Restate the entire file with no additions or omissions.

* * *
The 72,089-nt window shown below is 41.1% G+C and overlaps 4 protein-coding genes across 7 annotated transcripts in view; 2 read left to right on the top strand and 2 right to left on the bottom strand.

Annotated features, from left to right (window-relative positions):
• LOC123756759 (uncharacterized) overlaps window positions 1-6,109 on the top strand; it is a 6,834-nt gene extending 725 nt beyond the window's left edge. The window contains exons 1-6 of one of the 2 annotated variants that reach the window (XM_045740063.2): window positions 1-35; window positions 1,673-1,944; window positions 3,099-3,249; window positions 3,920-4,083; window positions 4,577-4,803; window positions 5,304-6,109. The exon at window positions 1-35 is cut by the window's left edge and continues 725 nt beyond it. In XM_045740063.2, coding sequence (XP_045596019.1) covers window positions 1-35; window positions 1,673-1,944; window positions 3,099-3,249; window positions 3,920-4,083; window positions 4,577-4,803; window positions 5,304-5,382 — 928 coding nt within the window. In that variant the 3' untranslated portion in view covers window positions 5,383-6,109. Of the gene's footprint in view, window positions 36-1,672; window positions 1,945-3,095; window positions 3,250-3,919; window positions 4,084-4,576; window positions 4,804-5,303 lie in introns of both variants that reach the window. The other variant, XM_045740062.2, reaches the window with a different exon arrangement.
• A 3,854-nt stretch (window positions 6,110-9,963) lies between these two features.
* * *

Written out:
The 72,089-nt window shown below is 41.1% G+C and overlaps 4 protein-coding genes across 7 annotated transcripts in view; 2 read left to right on the top strand and 2 right to left on the bottom strand.

Annotated features, from left to right (window-relative positions):
• LOC123756759 (uncharacterized) overlaps window positions 1-6,109 on the top strand; it is a 6,834-nt gene extending 725 nt beyond the window's left edge. The window contains exons 1-6 of one of the 2 annotated variants that reach the window (XM_045740063.2): window positions 1-35; window positions 1,673-1,944; window positions 3,099-3,249; window positions 3,920-4,083; window positions 4,577-4,803; window positions 5,304-6,109. The exon at window positions 1-35 is cut by the window's left edge and continues 725 nt beyond it. In XM_045740063.2, coding sequence (XP_045596019.1) covers window positions 1-35; window positions 1,673-1,944; window positions 3,099-3,249; window positions 3,920-4,083; window positions 4,577-4,803; window positions 5,304-5,382 — 928 coding nt within the window. In that variant the 3' untranslated portion in view covers window positions 5,383-6,109. Of the gene's footprint in view, window positions 36-1,672; window positions 1,945-3,095; window positions 3,250-3,919; window positions 4,084-4,576; window positions 4,804-5,303 lie in introns of both variants that reach the window. The other variant, XM_045740062.2, reaches the window with a different exon arrangement.
• A 3,854-nt stretch (window positions 6,110-9,963) lies between these two features.